Accidental IT infrastructure tsars

Some of the most successful innovations in IT infrastructure have come about by accident, by groups who couldn’t even be taken seriously when they started their venture. Is this the beginning of a bigger movement? Is this the edge of what an Agile culture could nurture?

In the past decade, some of the most successful IT infrastructure innovations have been stumbled upon, after the originators found themselves in unanticipated conundrum! In some instances, this kind of anarchic R&D is reaping rewards of several orders of magnitude higher than walled-in research efforts.

Think about it for a moment, we are enjoying an amazing array of technology that were created after some dudes’ fiddles and ramblings forced them to rethink their infrastructure. In their travails, clever & bohemian as they are, they’ve come up with solutions that many of us can enjoy. Witnessing such success, deep pocketed vendors joined in the fun, and the field is being redefined in the process.

Once frowned upon, FaceBook is now a leading contributor to prominent open source infrastructure projects. Google’s track record is longer and deeper, their data centre innovations are being copied around the world, their latest announcement in the U.S. is just illustrating how far reaching their ambitions are. The whole No SQL movement has spawned a category of data manipulation techniques forcing a rethink of the way we manage information. Google, Yahoo! and FaceBook are all strong leaders in this space. The best example is probably the open source Unix/Linux ecosystem (counting in the OpenBSD and FreeBSD variants, which are not Linuxes). What is happening with the uptake of Cloud computing is simply amazing, would make many a veteran chuckle (isn’t this what was supposed to be uncool?). Now that heavyweights such as Oracle and Microsoft are trumpeting the Cloud, we are probably entering a new era where mix-and-match will become a norm.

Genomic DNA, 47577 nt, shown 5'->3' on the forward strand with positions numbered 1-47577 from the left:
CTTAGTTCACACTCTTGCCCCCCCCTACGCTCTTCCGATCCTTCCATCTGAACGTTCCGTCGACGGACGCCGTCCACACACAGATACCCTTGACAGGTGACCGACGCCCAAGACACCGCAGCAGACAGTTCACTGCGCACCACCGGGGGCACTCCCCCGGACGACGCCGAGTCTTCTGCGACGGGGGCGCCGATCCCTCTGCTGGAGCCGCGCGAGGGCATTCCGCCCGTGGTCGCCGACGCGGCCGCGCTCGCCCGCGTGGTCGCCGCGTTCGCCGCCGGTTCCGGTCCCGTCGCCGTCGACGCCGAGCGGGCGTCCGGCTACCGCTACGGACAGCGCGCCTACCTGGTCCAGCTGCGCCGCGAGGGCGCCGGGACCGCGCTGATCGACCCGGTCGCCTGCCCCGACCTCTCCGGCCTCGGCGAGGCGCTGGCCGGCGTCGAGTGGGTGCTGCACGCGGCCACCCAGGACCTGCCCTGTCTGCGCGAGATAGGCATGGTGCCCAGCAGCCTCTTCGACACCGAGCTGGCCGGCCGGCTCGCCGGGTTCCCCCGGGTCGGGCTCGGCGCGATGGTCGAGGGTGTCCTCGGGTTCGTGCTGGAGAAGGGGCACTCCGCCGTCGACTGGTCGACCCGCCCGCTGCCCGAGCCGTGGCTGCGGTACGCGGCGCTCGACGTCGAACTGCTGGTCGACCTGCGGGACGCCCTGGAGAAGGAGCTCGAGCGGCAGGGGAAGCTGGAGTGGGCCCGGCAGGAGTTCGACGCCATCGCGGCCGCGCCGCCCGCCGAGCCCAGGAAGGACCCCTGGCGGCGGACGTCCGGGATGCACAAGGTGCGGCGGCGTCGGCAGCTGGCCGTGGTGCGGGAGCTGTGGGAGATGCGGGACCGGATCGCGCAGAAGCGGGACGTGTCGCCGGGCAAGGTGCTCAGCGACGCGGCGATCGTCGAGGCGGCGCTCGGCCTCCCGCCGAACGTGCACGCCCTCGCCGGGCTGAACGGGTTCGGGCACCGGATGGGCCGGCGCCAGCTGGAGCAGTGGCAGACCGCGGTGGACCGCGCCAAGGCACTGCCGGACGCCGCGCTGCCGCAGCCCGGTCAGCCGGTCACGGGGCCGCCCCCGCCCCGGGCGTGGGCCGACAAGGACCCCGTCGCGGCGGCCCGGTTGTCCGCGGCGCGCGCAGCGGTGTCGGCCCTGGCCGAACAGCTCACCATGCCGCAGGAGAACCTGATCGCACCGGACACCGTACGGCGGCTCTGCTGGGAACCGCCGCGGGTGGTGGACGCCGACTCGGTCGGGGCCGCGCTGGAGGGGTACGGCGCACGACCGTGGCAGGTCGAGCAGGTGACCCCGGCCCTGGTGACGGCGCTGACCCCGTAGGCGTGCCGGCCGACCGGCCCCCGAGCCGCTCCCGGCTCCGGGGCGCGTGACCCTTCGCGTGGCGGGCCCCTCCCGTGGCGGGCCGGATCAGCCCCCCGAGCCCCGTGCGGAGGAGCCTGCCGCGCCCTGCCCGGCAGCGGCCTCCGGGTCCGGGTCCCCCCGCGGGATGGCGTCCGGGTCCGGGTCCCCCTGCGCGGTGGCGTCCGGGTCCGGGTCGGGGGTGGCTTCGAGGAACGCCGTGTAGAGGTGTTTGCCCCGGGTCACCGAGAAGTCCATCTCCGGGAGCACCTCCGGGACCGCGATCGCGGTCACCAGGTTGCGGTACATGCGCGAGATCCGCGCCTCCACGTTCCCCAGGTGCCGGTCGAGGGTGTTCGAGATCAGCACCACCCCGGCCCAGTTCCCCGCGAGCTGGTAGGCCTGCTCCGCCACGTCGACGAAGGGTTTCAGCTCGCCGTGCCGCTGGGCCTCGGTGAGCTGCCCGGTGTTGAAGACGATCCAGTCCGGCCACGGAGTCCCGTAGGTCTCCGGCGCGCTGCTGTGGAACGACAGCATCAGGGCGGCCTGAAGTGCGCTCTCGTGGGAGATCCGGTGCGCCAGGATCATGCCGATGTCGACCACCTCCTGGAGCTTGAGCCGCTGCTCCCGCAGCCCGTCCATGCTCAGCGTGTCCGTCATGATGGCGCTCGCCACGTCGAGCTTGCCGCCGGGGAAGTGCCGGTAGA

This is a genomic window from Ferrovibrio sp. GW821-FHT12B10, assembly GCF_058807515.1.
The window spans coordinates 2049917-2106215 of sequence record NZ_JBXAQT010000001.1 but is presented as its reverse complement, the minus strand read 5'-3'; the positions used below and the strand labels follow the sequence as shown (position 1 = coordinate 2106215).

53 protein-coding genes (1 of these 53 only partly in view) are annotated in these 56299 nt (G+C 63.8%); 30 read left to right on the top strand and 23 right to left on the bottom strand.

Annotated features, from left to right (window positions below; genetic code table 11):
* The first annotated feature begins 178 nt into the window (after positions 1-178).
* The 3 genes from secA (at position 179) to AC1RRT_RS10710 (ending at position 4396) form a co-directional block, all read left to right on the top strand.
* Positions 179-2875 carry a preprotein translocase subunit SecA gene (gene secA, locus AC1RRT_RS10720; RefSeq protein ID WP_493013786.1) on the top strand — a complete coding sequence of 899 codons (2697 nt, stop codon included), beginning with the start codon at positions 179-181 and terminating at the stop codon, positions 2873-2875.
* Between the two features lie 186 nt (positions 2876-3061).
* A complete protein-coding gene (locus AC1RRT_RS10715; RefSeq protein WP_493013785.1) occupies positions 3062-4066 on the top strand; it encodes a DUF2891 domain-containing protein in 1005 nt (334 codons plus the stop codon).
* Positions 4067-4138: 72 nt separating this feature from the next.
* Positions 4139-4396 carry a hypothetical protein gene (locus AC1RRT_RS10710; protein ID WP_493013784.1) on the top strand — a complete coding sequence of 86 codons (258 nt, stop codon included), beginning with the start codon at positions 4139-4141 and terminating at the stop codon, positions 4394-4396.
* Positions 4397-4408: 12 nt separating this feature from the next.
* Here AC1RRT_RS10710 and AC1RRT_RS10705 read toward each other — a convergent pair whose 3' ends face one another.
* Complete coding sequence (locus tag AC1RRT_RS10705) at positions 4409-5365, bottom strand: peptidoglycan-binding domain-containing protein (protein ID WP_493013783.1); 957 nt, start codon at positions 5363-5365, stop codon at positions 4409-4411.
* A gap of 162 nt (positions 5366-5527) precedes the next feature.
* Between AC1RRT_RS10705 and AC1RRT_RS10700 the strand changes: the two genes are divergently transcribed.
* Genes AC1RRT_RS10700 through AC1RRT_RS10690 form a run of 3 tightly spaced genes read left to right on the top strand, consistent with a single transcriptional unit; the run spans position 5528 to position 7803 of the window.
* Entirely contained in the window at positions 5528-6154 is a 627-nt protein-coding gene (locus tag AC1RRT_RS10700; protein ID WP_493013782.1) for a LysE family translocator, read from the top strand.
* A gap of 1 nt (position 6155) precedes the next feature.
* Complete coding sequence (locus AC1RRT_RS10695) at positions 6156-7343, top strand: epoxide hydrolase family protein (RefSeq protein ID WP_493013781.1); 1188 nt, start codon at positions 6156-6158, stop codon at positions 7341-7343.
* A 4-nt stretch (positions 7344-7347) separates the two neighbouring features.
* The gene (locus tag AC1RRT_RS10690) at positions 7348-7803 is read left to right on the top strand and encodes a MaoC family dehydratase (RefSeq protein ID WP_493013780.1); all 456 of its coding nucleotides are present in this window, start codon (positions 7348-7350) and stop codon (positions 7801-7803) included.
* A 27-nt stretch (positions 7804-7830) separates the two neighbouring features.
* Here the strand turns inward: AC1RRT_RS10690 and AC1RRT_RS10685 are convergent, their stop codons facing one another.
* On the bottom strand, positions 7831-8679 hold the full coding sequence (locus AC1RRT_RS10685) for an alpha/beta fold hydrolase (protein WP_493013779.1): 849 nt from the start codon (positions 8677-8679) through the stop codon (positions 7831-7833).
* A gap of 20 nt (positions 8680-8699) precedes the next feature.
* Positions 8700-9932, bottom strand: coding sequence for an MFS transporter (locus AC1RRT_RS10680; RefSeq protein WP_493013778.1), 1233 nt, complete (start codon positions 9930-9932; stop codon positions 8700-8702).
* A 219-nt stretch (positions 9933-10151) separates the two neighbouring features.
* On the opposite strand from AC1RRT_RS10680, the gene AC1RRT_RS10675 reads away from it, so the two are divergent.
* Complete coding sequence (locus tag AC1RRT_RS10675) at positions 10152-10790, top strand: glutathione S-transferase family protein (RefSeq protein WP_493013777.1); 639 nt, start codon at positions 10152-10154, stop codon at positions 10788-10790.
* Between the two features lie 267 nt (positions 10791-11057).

These infrastructure innovations are making it easier and faster for us to do more with our computing resources. Incidentally, this is also making us more vulnerable and fragile from a security point of view. Security breaches can do much more damage much faster than ever before. This could mean that our security infrastructure is simply being thrown out, forcing us to rethink the very notion of security.

Marketing mantra aside, here looking at you Google, these infrastructure innovations have had a profound impact on the way we perform computing these days. A substantial amount of these innovations were actually not planned, they seem to have been following a kind of Darwinian evolution theory, the good ones quickly gain traction and everyone adjust their positions.

Is this the beginning of a bigger and truly world changing movement? Is this a vindication of the open source phenomenon? Is this the edge of what an Agile (Californian?) culture could nurture?

Time will tell.